A protocol is the set of rules that determines how files are transferred from one computer to another, through a network. That might be an internal network (from one computer to another within the same network) or more commonly a Wide Area Network such as the internet.

The nature of your data and its destination will determine the right protocol for the transfer. For example, personally identifiable data and credit card information will need a secure protocol.


(File transfer protocol)

How can it be used?

Upload/download files
Rename and delete files
Create/delete folders
Execute custom commands on server
Check integrity of files

When can it not be used?

X Secure data at rest
X Secure data in transit (FTPS can)
X Work over just one firewall port
X Provide strong authentication

(“FTP Secured” using SSL)

 Secure data in transit
Upload/download files
Rename and delete files
Create/delete folders
Execute custom commands on server
Check integrity of files
 Provide strong authentication

X Secure data at rest
X Work over just one firewall port

(“Secure FTP” using SSH)

Secure data in transit
Upload/download files
Rename and delete files
Create/delete folders
 Provide strong authentication
Work over just one firewall port (22)

X Secure data at rest
X Check integrity of files
X Execute custom commands on server

(“Secure CoPy”)

Secure data in transit
Upload/download files
Work over just one firewall port (22)
 Provide strong authentication

X Rename and delete files
X Create/delete folders
X Check integrity of files
X Execute custom commands on server


(HyperText Transfer Protocol)

Download files
Work over one firewall port (80)

Upload files
Rename and delete files
Create/delete folders
Execute custom commands on server
Check integrity of files

Secure data at rest
X Secure data in transit (HTTPS can)
X Provide strong authentication

(HTTP Secured with SSL)

✓ Download files
✓ Work over one firewall port (443)
✓ Secure data in transit

– Upload files
– Rename and delete files
– Create/delete folders
– Execute custom commands on server
– Check integrity of files
Provide strong authentication

Secure data at rest


Download/upload files
✓ Rename and delete files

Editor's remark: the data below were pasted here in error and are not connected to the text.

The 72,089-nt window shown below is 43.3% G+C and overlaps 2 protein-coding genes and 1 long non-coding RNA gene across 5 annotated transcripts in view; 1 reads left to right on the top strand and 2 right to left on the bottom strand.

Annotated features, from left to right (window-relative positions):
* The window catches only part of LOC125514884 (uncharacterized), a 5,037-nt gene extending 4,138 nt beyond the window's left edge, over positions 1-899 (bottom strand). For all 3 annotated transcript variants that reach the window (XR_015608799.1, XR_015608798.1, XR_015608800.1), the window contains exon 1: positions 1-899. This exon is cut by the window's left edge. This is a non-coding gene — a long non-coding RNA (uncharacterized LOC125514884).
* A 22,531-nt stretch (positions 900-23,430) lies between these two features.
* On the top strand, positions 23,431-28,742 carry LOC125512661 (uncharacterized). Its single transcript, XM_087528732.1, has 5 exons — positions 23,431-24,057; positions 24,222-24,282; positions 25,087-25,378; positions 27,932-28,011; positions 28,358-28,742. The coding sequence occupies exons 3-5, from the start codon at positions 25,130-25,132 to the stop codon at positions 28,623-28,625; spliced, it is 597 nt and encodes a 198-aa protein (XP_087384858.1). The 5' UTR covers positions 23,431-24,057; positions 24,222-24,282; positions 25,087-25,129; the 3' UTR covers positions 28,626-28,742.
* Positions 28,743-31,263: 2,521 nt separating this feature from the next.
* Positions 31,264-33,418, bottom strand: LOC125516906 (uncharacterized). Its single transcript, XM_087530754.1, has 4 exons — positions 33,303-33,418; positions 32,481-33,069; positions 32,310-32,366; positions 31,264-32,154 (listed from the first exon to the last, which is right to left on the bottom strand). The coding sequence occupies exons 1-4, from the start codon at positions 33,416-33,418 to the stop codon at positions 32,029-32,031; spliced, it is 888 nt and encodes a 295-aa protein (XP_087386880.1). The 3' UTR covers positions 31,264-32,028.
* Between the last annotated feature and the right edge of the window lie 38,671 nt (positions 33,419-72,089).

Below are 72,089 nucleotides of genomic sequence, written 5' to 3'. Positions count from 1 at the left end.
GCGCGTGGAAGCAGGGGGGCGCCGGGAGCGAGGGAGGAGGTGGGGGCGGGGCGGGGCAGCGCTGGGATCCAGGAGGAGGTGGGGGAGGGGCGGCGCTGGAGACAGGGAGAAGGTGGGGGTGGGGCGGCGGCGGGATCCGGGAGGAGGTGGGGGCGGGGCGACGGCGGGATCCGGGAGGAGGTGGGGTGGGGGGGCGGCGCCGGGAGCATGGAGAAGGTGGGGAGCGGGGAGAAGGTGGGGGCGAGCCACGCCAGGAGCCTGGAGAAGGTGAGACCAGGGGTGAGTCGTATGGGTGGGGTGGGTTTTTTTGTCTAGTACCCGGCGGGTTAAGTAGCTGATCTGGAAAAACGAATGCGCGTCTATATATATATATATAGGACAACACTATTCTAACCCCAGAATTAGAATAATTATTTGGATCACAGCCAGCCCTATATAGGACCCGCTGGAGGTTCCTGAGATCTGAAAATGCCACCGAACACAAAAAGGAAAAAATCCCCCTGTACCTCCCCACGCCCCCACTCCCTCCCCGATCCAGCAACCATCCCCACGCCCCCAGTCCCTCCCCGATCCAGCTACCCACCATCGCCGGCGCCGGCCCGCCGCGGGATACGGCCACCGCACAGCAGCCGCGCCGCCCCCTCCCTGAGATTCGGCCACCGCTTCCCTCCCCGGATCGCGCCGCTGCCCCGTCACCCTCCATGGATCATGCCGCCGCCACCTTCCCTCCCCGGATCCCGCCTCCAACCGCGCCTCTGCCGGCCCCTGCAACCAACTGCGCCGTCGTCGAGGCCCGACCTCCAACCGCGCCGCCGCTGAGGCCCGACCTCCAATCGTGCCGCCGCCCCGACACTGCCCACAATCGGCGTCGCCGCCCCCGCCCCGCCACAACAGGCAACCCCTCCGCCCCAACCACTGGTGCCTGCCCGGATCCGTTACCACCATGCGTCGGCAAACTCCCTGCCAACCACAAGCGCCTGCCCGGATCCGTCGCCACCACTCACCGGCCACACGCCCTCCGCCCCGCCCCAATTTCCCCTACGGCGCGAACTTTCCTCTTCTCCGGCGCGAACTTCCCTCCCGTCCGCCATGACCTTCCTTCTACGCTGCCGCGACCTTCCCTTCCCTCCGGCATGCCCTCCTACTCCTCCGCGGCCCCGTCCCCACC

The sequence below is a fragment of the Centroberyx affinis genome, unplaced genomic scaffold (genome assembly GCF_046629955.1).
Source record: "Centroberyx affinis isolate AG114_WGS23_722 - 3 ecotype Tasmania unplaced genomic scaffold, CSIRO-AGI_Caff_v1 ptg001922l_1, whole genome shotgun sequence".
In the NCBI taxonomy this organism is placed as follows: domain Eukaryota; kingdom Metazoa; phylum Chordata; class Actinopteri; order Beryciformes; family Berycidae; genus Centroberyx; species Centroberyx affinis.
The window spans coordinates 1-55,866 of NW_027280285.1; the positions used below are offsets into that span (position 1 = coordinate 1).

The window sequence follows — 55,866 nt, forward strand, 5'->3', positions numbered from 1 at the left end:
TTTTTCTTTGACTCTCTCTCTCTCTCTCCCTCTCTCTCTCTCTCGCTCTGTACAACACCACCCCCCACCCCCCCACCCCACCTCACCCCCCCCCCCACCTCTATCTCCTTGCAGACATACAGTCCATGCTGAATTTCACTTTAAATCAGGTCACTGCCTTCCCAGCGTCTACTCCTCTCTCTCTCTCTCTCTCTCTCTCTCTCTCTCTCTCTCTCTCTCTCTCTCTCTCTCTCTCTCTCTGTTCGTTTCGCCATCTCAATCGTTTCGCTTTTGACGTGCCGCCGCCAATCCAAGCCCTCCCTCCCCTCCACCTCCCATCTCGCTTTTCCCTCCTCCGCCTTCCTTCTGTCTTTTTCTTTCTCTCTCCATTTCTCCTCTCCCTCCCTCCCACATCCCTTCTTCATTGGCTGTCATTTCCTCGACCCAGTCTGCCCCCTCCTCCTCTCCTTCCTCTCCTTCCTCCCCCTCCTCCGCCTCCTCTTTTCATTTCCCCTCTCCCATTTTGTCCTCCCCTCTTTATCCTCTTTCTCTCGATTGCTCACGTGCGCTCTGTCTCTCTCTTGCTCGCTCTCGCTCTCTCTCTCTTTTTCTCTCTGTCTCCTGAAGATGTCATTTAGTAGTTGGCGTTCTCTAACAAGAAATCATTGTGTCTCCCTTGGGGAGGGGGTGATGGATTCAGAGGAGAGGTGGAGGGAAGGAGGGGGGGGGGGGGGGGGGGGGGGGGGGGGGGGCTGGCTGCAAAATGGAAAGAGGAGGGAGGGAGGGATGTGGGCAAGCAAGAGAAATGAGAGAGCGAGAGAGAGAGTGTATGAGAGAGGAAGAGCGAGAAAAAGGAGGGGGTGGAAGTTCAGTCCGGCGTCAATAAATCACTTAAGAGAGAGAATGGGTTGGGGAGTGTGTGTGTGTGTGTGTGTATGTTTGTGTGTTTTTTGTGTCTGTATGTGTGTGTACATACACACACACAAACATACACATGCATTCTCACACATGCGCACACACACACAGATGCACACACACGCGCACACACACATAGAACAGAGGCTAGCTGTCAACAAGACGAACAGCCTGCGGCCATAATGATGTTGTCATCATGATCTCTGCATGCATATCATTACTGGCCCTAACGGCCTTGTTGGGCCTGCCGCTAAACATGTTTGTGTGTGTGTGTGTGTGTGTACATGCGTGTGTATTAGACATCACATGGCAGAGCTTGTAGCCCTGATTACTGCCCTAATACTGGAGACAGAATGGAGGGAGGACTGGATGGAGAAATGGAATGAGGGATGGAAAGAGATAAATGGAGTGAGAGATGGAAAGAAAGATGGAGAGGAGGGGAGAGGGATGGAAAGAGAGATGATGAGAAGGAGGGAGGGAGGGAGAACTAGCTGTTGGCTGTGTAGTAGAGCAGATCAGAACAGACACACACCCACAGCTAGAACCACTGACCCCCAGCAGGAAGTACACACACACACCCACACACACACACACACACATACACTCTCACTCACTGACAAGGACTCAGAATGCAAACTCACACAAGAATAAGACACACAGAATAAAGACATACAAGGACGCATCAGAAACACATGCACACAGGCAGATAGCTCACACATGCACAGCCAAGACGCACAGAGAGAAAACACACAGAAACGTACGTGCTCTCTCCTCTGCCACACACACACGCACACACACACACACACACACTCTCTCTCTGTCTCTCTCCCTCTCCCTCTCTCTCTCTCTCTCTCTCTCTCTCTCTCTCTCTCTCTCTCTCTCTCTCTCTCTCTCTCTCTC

✓ Create/delete folders
✓ Work over one firewall port (443)
✓ Secure data in transit

 Provide strong authentication

Secure data at rest
X Execute custom commands on server
X Check integrity of files


To send mail

Push files as attachments
✓ Be secured with SSL/TLS
✓ Often uses ports 25, 465 or 587

Pull files from other servers

To get mail

Pull files from servers as attachments
Delete original email from servers
Be secured with SSL/TLS
Often uses port 995

X Push files as attachments
X Synchronize email folder contents
X Not supported in all email environments
POP3 is becoming obsolete

To get mail and sync mail folders

Pull files from servers as attachments
✓ Delete original email from servers
✓ Synchronize email folder contents
✓ Be secured with SSL/TLS
Often uses port 993

Push files as attachments
X Be trusted if its key mailbox is also accessed interactively

Which Managed File Transfer protocol?

Guidance on what constitutes a secure protocol will change, adapting to stay one step ahead of cybercrime. That’s why it’s important to choose a vendor that releases regular product updates. With Pro2col’s free Managed File Transfer comparison service, you submit your requirements via a questionnaire. Our experts compare them against the different solutions and recommend the right product for you. Our experts consistently review the marketplace and only select credible solutions from credible vendors, who provide excellent support and regular software updates.